It's all about standards. XHTML, XML, HTTP, FTP... what would we do without them? But who makes these standards standard? Today we take a look at the organizations that make these standards and what their role is the creation of tomorrow's Internet.
If I Said You Had a Beautiful Body... (Page 1 of 6 )
The explosion of the Internet into the daily lives of millions of people around the world has depended on a number of things, but primarily, making sure that people using different platforms and systems can communicate has been one of the most important. Setting the standards that have enabled the network of networks to involve into today's sprawling E-tropolis has been central to creating the Internet that we know and love. Where would we be without the File Transfer Protocol (FTP), for example? Would the vast repository of knowledge and information be half as useful without the HyperText Transfer Protocol (HTTP) to logically link it together? Even the languages used to create Web pages must conform to some standard, or we would need to use a different browser every time we wanted to open a new Web page. Who decides these standards?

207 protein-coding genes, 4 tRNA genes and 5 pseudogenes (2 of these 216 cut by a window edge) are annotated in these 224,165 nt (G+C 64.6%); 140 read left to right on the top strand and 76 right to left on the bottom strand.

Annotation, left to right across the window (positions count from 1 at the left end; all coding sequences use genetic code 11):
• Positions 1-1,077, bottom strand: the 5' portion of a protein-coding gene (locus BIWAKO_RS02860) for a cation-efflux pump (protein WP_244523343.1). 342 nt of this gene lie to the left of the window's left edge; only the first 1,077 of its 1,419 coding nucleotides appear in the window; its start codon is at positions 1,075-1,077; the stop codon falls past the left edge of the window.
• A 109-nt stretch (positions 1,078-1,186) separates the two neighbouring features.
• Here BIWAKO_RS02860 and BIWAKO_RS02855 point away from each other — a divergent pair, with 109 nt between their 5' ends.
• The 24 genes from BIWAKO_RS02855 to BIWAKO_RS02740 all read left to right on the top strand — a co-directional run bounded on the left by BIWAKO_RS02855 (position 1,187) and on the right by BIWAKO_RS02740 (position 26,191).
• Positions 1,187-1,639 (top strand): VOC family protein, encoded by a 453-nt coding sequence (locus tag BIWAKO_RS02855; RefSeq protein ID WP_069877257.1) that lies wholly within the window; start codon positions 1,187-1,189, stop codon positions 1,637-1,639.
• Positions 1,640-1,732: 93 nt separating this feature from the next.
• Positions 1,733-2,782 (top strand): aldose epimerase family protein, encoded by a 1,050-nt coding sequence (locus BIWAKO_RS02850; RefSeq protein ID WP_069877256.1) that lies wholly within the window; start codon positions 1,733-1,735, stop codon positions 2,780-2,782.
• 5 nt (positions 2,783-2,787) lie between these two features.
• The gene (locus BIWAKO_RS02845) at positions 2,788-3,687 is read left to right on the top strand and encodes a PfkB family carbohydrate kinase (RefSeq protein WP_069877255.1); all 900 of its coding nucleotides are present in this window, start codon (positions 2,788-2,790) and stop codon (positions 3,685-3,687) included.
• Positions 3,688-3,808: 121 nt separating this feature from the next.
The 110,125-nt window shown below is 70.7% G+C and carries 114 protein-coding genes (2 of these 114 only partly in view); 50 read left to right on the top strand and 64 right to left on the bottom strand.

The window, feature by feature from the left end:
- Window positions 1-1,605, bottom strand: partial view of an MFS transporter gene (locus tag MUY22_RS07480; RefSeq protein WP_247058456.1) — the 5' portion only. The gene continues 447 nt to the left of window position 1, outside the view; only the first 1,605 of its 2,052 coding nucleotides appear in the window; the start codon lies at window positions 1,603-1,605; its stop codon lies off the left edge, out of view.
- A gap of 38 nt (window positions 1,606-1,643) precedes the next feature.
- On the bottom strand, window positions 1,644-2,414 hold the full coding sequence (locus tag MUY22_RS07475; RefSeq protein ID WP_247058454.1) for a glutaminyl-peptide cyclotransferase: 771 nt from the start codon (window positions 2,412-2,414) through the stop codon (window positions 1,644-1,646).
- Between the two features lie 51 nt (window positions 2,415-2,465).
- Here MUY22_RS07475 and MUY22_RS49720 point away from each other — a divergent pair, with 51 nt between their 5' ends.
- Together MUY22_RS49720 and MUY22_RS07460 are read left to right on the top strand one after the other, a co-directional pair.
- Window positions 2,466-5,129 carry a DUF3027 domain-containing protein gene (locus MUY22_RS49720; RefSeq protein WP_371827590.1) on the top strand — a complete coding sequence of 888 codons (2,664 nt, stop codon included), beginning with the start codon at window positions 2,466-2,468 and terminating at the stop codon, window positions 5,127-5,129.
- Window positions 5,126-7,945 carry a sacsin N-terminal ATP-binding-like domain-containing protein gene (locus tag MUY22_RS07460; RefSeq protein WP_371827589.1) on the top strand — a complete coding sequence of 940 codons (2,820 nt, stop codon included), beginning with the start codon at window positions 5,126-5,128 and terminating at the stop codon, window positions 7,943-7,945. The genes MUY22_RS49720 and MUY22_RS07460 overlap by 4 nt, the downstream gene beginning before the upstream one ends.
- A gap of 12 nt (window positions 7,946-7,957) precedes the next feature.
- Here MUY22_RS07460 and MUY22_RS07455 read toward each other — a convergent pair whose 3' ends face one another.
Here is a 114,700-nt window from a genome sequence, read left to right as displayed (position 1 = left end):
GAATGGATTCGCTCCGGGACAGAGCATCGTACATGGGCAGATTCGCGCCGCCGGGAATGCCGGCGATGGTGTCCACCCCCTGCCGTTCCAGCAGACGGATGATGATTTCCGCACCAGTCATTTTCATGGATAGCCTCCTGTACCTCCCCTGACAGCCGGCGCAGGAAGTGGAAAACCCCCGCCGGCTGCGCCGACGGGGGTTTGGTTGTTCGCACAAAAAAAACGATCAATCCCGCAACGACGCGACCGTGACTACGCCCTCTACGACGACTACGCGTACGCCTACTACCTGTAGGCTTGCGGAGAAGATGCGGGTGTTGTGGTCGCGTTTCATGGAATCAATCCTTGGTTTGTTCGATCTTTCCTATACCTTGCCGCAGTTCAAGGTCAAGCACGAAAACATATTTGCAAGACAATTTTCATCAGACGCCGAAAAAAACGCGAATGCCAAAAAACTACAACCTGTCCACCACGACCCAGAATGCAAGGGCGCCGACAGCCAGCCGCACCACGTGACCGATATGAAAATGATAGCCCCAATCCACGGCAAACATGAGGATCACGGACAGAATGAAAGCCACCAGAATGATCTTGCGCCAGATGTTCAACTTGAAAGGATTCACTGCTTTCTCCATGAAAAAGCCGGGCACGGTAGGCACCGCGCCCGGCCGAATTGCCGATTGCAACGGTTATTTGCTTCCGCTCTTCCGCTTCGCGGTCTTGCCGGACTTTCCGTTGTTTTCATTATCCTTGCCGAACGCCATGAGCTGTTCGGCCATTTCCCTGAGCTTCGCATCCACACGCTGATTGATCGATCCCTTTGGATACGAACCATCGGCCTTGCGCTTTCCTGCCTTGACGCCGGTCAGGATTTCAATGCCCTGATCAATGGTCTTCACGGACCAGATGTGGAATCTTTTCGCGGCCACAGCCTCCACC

A standard can be defined as a specification that is stable and well understood, has multiple, useful applications both independently and in conjunction with other standards or systems, and is used and supported publicly. The specifications for new standards are circulated between the various standards bodies and to the internet public in general initially as RFC (Requests For Comments) documents. These documents are stored on publicly accessible sites across the Web.
Internet standards bodies are the key to ensuring that the Internet is propagated with open, usable standards. There are many different standards bodies around which perform a variety of functions and this article is intended to introduce you to some of the more prominent ones.